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Title: RAISSE the Question: How might we teach reading across the content areas?
Contributor(s): Styslinger, Mary E (author); Clary, Deidre  (author); Oglan, Victoria (author)
Publication Date: 2009
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Abstract: Mark asks a good question. Why should we be teaching high school students how to read it in high school? Shouldn't students already know how to read by the time they come to us, wide eyed, pierced, and tattooed, on that first day of freshman year? I guess that all depends on how we choose to define reading. In order to read, a reader simultaneously utilizes four cue systems of language including graphophonemic (cues from letters and letter patterns which form sound symbol relationships), syntactic (cues from grammar like word order, function words, and word endings which form word-order relationships), pragmatic (cues from the context in which the language is used), and semantic (cues from word meanings, shaped through language and real-world experience). All cue systems work in unison to create meaning for the reader.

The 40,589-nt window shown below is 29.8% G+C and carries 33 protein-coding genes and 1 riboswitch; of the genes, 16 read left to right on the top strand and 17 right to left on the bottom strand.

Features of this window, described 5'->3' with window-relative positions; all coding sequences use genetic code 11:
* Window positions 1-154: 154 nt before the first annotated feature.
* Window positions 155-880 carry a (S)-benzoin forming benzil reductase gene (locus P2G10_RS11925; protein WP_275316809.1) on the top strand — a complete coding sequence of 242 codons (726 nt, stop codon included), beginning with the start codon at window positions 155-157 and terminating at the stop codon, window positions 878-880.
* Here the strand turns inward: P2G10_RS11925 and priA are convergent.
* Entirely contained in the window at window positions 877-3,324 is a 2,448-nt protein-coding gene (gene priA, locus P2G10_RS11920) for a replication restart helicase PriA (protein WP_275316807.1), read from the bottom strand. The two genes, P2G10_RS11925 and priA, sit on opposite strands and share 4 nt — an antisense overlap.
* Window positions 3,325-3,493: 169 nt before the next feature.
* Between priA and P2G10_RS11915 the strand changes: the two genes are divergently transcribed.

Publication Type: Journal Article
Source of Publication: The English Record, 59(3), p. 46-61
Publisher: New York State English Council
Place of Publication: United States of America
ISSN: 0013-8363
Fields of Research (FoR) 2008: 130204 English and Literacy Curriculum and Pedagogy (excl LOTE, ESL and TESOL)
130313 Teacher Education and Professional Development of Educators
130106 Secondary Education
Socio-Economic Objective (SEO) 2008: 930102 Learner and Learning Processes
930203 Teaching and Instruction Technologies
930202 Teacher and Instructor Development
Peer Reviewed: Yes
HERDC Category Description: C1 Refereed Article in a Scholarly Journal
Appears in Collections:Journal Article

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